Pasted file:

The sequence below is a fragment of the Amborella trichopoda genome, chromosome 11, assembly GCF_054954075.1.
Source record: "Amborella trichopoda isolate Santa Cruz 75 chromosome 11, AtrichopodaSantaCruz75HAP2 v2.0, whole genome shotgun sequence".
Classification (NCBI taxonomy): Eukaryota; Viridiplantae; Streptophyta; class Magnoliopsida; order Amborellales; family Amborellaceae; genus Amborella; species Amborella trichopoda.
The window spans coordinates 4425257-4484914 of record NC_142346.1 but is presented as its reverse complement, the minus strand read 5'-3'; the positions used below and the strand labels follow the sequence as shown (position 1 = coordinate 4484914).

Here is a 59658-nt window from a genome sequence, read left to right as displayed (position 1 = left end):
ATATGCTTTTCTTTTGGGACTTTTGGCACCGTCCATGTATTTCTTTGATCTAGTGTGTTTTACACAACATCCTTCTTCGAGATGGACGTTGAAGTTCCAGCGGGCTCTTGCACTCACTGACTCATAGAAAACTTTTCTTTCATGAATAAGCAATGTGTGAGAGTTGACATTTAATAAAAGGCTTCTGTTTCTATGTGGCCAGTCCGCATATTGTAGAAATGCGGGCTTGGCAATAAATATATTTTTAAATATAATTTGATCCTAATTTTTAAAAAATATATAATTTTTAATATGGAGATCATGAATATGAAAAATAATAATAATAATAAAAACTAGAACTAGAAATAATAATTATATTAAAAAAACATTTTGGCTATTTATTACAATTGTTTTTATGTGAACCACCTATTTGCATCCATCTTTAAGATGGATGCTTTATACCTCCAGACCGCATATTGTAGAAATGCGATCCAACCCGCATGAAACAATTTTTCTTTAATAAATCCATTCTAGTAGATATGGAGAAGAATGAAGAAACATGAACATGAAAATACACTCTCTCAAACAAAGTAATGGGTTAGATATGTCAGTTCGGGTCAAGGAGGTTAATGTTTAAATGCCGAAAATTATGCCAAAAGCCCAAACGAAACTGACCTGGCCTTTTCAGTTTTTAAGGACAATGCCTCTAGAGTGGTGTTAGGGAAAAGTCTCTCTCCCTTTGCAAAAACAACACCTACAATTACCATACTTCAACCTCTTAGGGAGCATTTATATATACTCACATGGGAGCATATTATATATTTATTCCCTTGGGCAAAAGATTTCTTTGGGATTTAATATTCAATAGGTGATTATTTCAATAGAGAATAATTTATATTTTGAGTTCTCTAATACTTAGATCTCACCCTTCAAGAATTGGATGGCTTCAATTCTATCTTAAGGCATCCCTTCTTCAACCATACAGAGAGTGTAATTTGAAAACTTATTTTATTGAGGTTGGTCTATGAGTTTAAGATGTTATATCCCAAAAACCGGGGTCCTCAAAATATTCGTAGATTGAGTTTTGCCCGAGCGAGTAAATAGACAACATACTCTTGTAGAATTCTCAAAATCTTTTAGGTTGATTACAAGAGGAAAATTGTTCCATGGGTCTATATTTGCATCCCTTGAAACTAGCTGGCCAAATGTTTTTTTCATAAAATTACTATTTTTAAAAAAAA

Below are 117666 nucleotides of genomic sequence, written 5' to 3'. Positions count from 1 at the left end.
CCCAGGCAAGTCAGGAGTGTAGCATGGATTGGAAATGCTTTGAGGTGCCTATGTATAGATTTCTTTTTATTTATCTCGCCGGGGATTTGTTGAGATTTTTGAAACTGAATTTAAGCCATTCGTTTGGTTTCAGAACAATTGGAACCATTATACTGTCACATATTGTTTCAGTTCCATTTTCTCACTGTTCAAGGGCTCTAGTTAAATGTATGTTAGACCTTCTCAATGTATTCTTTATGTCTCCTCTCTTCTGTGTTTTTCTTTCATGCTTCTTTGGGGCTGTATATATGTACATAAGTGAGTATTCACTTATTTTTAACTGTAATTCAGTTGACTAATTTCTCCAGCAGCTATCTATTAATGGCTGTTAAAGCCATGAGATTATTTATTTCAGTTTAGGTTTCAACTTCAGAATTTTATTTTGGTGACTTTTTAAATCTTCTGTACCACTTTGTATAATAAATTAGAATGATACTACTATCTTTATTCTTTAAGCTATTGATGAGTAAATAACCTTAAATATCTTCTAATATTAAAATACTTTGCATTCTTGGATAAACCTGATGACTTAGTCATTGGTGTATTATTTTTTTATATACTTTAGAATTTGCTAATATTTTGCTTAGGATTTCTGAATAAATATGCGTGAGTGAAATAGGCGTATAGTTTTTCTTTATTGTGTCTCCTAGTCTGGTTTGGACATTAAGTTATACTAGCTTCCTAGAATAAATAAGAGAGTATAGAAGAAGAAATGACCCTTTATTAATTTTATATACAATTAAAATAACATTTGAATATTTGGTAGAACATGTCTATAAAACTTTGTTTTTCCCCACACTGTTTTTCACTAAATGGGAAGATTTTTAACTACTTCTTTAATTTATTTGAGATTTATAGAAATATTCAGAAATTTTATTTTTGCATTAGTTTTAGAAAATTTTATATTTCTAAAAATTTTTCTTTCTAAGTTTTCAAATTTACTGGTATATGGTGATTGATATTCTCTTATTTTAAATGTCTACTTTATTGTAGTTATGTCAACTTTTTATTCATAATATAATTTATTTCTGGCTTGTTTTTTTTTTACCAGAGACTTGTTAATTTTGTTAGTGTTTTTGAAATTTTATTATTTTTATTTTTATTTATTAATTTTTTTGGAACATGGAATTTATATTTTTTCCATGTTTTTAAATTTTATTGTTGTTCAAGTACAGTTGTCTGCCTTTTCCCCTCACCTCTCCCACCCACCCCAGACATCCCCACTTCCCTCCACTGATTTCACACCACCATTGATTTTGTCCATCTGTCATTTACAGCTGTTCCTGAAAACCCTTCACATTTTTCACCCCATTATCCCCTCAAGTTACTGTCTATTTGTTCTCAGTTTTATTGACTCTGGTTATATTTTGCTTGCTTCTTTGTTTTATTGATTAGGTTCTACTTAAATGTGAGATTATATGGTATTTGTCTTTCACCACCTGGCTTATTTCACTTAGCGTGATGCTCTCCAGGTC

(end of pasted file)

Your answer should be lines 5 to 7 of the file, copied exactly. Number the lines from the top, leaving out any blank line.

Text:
Here is a 59658-nt window from a genome sequence, read left to right as displayed (position 1 = left end):
ATATGCTTTTCTTTTGGGACTTTTGGCACCGTCCATGTATTTCTTTGATCTAGTGTGTTTTACACAACATCCTTCTTCGAGATGGACGTTGAAGTTCCAGCGGGCTCTTGCACTCACTGACTCATAGAAAACTTTTCTTTCATGAATAAGCAATGTGTGAGAGTTGACATTTAATAAAAGGCTTCTGTTTCTATGTGGCCAGTCCGCATATTGTAGAAATGCGGGCTTGGCAATAAATATATTTTTAAATATAATTTGATCCTAATTTTTAAAAAATATATAATTTTTAATATGGAGATCATGAATATGAAAAATAATAATAATAATAAAAACTAGAACTAGAAATAATAATTATATTAAAAAAACATTTTGGCTATTTATTACAATTGTTTTTATGTGAACCACCTATTTGCATCCATCTTTAAGATGGATGCTTTATACCTCCAGACCGCATATTGTAGAAATGCGATCCAACCCGCATGAAACAATTTTTCTTTAATAAATCCATTCTAGTAGATATGGAGAAGAATGAAGAAACATGAACATGAAAATACACTCTCTCAAACAAAGTAATGGGTTAGATATGTCAGTTCGGGTCAAGGAGGTTAATGTTTAAATGCCGAAAATTATGCCAAAAGCCCAAACGAAACTGACCTGGCCTTTTCAGTTTTTAAGGACAATGCCTCTAGAGTGGTGTTAGGGAAAAGTCTCTCTCCCTTTGCAAAAACAACACCTACAATTACCATACTTCAACCTCTTAGGGAGCATTTATATATACTCACATGGGAGCATATTATATATTTATTCCCTTGGGCAAAAGATTTCTTTGGGATTTAATATTCAATAGGTGATTATTTCAATAGAGAATAATTTATATTTTGAGTTCTCTAATACTTAGATCTCACCCTTCAAGAATTGGATGGCTTCAATTCTATCTTAAGGCATCCCTTCTTCAACCATACAGAGAGTGTAATTTGAAAACTTATTTTATTGAGGTTGGTCTATGAGTTTAAGATGTTATATCCCAAAAACCGGGGTCCTCAAAATATTCGTAGATTGAGTTTTGCCCGAGCGAGTAAATAGACAACATACTCTTGTAGAATTCTCAAAATCTTTTAGGTTGATTACAAGAGGAAAATTGTTCCATGGGTCTATATTTGCATCCCTTGAAACTAGCTGGCCAAATGTTTTTTTCATAAAATTACTATTTTTAAAAAAAA

Below are 117666 nucleotides of genomic sequence, written 5' to 3'. Positions count from 1 at the left end.